Making “Good Trouble” For the Sake of Indian Education   

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JOHN LEWISAmerica is often called the land of opportunity. It’s heralded as a place where anyone from any background can get ahead through hard work and determination. While there’s no one path to certain fortune, often-dispensed phrases such as “pull yourself up by the bootstraps” or “put your nose to the grindstone” reinforce the idea that all it takes to succeed in life is tireless self-determination. It may be heartening for some to hear these phrases, but the world they reference doesn’t reflect the reality many Americans face. Simply put, in the “land of the free and the home of the brave,” opportunity isn’t distributed equally. Through no effort of their own, some people are born with privileged demographics that allow them access to prospects others can’t even imagine. Yet despite having the deck stacked for or against them, the single greatest equalizer our country can offer its citizens is access to education. Through a quality education, people from all backgrounds can become equipped with a skillset that enables them to climb the ladder of upward mobility. Recognizing this truth, American Indian people throughout history have fought for educational opportunities. Now is a time for each of us to contribute to the fight.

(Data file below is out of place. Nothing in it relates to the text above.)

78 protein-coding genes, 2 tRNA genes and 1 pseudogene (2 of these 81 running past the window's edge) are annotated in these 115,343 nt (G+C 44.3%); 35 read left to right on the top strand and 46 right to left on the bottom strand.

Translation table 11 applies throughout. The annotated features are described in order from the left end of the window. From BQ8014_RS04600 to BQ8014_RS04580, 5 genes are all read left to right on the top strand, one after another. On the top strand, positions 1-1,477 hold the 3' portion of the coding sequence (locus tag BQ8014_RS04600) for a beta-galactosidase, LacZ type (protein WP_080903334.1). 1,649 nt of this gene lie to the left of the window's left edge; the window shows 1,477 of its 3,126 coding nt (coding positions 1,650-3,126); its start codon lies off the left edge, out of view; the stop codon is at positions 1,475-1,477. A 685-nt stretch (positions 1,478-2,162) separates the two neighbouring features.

In his book, Born a Crime, African comedian Trevor Noah explained how the apartheid government reigned over its black and mixed race citizens. He wrote, “People love to say, ‘Give a man a fish, and he’ll eat for a day. Teach a man to fish, and he’ll eat for a lifetime.’ What they don’t say is, ‘And it would be nice if you gave him a fishing rod.’” For Noah, and the world as a whole, the fishing rod represents the opportunity to apply and perfect the skills one needs for self-sufficiency and self-elevation. Whether intentionally or not, a country that restricts access to the possibility of advancement is dually fortifying the rights of its privileged citizens and condoning the subjugation of the rest.    

Study after study, the results remain the same—the level of one’s education is often proportional to one’s potential earnings. While wealth doesn’t guarantee happiness, it does afford one the potential to build equitable possessions, access quality healthcare, and the freedom to make choices for one’s family. From Rebecca Rolfe to Sequoyah, from Sitting Bull to the founders of the tribal college and university (TCU) movement, American Indian people have been advocating for their educational rights and the opportunities afforded to those who seek an education. TCUs are proof of their enduring success, but the work of the champions for American Indian education is far from over.